U.S. cholesterol levels going down
The development of statins, a class of drugs that lower bad cholesterol, have made a big effect. A study published today found that the prevalence of American adults with high levels of LDL cholesterol (that's the bad kind) fell by about one-third from 1999 to 2006. Paradoxically, the study also found that a huge number of people still have excessively high levels of bad cholesterol, are not being treated for it or may even be unaware of their levels.
The study, published in the Journal of the American Medical Assn., examined LDL cholesterol levels among more than 7,000 men and women across four study cycles: 1999-2000, 2001-2002, 2003-2004 and 2005-2006. Rates of high LDL cholesterol decreased from 31.5% in 1999-2000 to 21.2% in 2005-2006.
Yet researchers from the federal government found that many people had elevated rates of bad cholesterol, particularly those at the highest risk for developing heart disease. Fewer than 70% of adults nationwide were screened for cholesterol levels in the 2005-2006 period. During that time period of the study, 64.5% of people received cholesterol screening, 39.6% were screened but were untreated or inadequately treated and 24.9% were not told the results of screening.
In two commentaries accompanying the study, experts noted that cholesterol screening guidelines have become too complex and should be simplified so that more people receive statins. Dr. J. Michael Gaziano and Dr. Thomas A. Gaziano noted in one editorial that the last set of cholesterol guidelines, published in 2002, was 280 pages long. The guidelines are not only complicated, they are far from perfect, sometimes leading doctors to prescribe statins to someone with elevated LDL cholesterol but who has an overall low risk of heart disease and not prescribing drugs to someone with normal LDL cholesterol but who has an overall high risk of developing heart disease.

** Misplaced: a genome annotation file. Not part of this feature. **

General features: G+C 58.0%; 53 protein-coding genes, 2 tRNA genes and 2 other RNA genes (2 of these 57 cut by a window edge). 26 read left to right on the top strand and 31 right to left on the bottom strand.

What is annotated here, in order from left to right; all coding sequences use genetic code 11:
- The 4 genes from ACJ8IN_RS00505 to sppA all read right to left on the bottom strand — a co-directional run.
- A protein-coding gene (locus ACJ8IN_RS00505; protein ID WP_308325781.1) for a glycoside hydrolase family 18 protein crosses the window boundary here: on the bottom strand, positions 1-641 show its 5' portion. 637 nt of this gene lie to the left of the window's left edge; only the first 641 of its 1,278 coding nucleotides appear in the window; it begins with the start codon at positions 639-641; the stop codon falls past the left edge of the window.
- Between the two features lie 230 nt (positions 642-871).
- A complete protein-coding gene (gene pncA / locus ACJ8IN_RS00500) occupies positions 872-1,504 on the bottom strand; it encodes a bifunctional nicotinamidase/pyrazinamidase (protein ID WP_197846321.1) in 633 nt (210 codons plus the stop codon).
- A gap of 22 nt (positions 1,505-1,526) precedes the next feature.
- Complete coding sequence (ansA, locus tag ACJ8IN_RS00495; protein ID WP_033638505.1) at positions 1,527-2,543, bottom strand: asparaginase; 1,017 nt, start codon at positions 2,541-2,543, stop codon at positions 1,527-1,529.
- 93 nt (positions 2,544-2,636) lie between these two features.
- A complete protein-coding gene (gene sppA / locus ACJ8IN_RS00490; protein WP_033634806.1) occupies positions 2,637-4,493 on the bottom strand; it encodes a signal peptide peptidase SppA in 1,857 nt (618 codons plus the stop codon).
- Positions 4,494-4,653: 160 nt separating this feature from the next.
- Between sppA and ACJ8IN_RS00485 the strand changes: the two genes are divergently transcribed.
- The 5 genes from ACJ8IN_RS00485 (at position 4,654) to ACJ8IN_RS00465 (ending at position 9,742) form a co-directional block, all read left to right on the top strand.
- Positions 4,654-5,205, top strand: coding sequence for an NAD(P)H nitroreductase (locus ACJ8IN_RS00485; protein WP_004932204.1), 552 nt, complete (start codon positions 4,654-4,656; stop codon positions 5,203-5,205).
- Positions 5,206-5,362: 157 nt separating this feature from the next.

Another approach to treating cholesterol, said the authors of the other commentary, is to prescribe generic statins to all adults based on age. This approach may be justified, they said, in light of the large number of people who could benefit from statins but are not getting the medication; because statins have been shown to be safe and because generic versions of the medications are inexpensive.
However, that approach may overly simplistic, said Michael Gaziano and Thomas Gaziano. Arbitrary, fixed LDL thresholds for prescribing statins should be abandoned, they said.
"The guideline should begin with simple risk assessment with the goal of classifying patients into only two strata: those for whom lipid-lowering therapy should be considered and those for whom it is not warranted," they wrote. "The use of a simplified risk-based approach could increase the ease of implementation of treatment and increase the number of patients receiving beneficial lipid-lowering therapy."
-- Shari Roan
Photo credit: Bob Chamberlin / Los Angeles Times